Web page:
Thursday, October 8, 2015

Fingerprints can tell your ancestry!

A recent article on a research study of the finger prints of the index finger showed that finger prints are reliable as distinct markers for one’s ancestral lineage. The finger prints are analyzed at Level 1, 2 and 3. The study shows that Level 2 is distinct for lineages and different from one another. It showed that Level 2 prints of European Americans were same and distinct from the Level 2 prints of African Americans.

In Level 1 the orientation and general appearance of the ridges are observed. For example, the picture below shows left loop in the middle. The directions of the lines are observed in level 1.

The study says that there are no marked differences in Level 1 among the population and no differences between men and women. But this is observed in the index finger.

The Level 2 observation covers finer details of the lines of the ridges. The following figure shows the Level 2 observation.

(Pic courtesy:

Here the dots, the joints and ridges are analyzed.
The study says that this pattern is similar on certain accounts for lineages making it possible to identify whether one comes in African lineage or European lineage. This is with reference to index finger.

On coming to know of this study I thought that the scope of this study can be expanded to cover Thumb finger comparisons. According to Nadi ideology, there are 108 variations in the thumb finger prints when we combine both Level 1 and some feature of Level 2.  The common features of Level 1 are Chakra (whorl), Shanku (loop) and arch. They are read along with dots or joints at particular ridges of the Level 2 as identification for a person. They are distinct for men and women. It will be worthy to test this in studies of this kind for knowledge-expansion.

Though my knowledge of finger prints is limited, I have some knowledge on the distinct nature of palm lines, thanks to Cheiro’s defense of palmistry. The cells that make the palm lines are unique and not found anywhere else in the body. They have a connection with some energy flow or signal from the brain. Fresh changes in the palm lines occur as and when an event or a calamity or an emotional stress happens to the person.

Another observation is about handedness. The changes happen only in the right hand for right-handed people and in the left hand for the left-handed people. There is no gender difference in this. I have observed this in numerous people. This is in conflict with Nadi ideology of handedness in male and female. Perhaps it applies to finger print impressions. Studies of the kind reported below can give better understanding of this ancient knowledge.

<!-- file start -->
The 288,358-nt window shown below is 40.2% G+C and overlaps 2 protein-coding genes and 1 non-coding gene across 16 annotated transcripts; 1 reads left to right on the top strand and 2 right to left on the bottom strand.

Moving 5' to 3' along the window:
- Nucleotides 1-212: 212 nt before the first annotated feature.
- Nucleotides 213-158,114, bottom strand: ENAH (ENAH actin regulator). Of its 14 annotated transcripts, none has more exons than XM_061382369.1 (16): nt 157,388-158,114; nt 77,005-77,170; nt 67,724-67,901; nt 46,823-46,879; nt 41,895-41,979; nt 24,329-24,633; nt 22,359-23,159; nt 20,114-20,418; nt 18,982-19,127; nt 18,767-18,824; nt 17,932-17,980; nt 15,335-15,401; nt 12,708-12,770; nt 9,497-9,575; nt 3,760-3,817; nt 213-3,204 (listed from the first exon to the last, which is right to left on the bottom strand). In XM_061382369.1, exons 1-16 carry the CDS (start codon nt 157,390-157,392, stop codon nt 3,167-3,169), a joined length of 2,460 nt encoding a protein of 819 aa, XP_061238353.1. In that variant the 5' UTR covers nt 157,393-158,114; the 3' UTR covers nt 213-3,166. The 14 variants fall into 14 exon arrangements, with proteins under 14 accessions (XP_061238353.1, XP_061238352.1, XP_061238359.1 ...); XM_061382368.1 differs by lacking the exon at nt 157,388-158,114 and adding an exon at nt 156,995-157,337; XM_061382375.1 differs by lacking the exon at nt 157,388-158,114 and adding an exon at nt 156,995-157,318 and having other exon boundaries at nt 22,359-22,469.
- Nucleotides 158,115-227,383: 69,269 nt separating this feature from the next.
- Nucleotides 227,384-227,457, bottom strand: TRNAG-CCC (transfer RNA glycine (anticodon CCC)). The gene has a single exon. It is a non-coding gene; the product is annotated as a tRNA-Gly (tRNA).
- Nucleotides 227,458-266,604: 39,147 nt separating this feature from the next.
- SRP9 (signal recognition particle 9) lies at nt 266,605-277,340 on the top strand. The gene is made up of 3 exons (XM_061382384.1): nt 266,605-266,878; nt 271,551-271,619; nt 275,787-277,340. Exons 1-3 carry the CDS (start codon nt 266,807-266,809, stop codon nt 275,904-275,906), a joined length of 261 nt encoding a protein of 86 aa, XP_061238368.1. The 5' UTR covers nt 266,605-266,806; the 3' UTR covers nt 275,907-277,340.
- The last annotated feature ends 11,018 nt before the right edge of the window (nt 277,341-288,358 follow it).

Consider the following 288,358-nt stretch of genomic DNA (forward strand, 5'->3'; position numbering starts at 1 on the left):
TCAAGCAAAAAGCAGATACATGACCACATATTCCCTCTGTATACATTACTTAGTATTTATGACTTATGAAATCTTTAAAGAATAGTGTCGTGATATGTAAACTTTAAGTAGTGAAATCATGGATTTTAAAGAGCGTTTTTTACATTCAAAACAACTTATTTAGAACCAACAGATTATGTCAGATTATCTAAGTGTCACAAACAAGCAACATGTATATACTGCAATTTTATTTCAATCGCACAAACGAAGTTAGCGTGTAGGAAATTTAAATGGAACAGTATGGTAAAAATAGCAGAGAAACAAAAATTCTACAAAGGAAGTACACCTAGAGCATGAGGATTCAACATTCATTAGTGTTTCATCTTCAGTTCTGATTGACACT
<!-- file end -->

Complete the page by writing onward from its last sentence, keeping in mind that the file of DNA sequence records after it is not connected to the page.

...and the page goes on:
Ancestral background can be determined by fingerprints

Author: Matt Shipman

A proof-of-concept study finds that it is possible to identify an individual's ancestral background based on his or her fingerprint characteristics -- a discovery with significant applications for law enforcement and anthropological research.

{Anthropologists have looked at fingerprints for years, because they are interested  in human variation. But this research has looked at Level 1 details, such as pattern  types and ridge counts. Forensic fingerprint analysis, which is used in criminal  justice contexts, looks at Level 2 details – the more specific variations,  such as bifurcations, where a fingerprint ridge splits  [Credit: North Carolina State University]

"This is the first study to look at this issue at this level of detail, and the findings are extremely promising," says Ann Ross, a professor of anthropology at North Carolina State University and senior author of a paper describing the work. "But more work needs to be done. We need to look at a much larger sample size and evaluate individuals from more diverse ancestral backgrounds."

Anthropologists have looked at fingerprints for years, because they are interested in human variation. But this research has looked at Level 1 details, such as pattern types and ridge counts. Forensic fingerprint analysis, which is used in criminal justice contexts, looks at Level 2 details -- the more specific variations, such as bifurcations, where a fingerprint ridge splits.

For this study, researchers looked at Level 1 and Level 2 details of right index-finger fingerprints for 243 individuals: 61 African American women; 61 African American men; 61 European American women; and 60 European American men. The fingerprints were analyzed to determine whether there were patterns that were specific to either sex or ancestral background.

The researchers found no significant differences between men and women, but did find significant differences in the Level 2 details of fingerprints between people of European American and African American ancestry. "A lot of additional work needs to be done, but this holds promise for helping law enforcement," Ross says. "And it's particularly important given that, in 2009, the National Academy of Sciences called for more scientific rigor in forensic science -- singling out fingerprints in particular as an area that merited additional study.

 "This finding also tells us that there's a level of variation in fingerprints that is of interest to anthropologists, particularly in the area of global population structures -- we just need to start looking at the Level 2 fingerprint details," Ross says. The paper is published in the American Journal of Physical Anthropology.